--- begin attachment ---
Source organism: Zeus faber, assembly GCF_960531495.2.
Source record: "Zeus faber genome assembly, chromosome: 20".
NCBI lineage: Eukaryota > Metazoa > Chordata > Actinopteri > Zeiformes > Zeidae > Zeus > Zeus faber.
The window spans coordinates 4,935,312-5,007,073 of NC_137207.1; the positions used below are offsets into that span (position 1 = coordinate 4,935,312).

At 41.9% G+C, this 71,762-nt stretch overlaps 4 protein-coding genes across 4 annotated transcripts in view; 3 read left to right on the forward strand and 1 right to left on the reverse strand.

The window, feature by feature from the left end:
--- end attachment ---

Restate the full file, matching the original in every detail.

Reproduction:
Source organism: Zeus faber, assembly GCF_960531495.2.
Source record: "Zeus faber genome assembly, chromosome: 20".
NCBI lineage: Eukaryota > Metazoa > Chordata > Actinopteri > Zeiformes > Zeidae > Zeus > Zeus faber.
The window spans coordinates 4,935,312-5,007,073 of NC_137207.1; the positions used below are offsets into that span (position 1 = coordinate 4,935,312).

At 41.9% G+C, this 71,762-nt stretch overlaps 4 protein-coding genes across 4 annotated transcripts in view; 3 read left to right on the forward strand and 1 right to left on the reverse strand.

The window, feature by feature from the left end: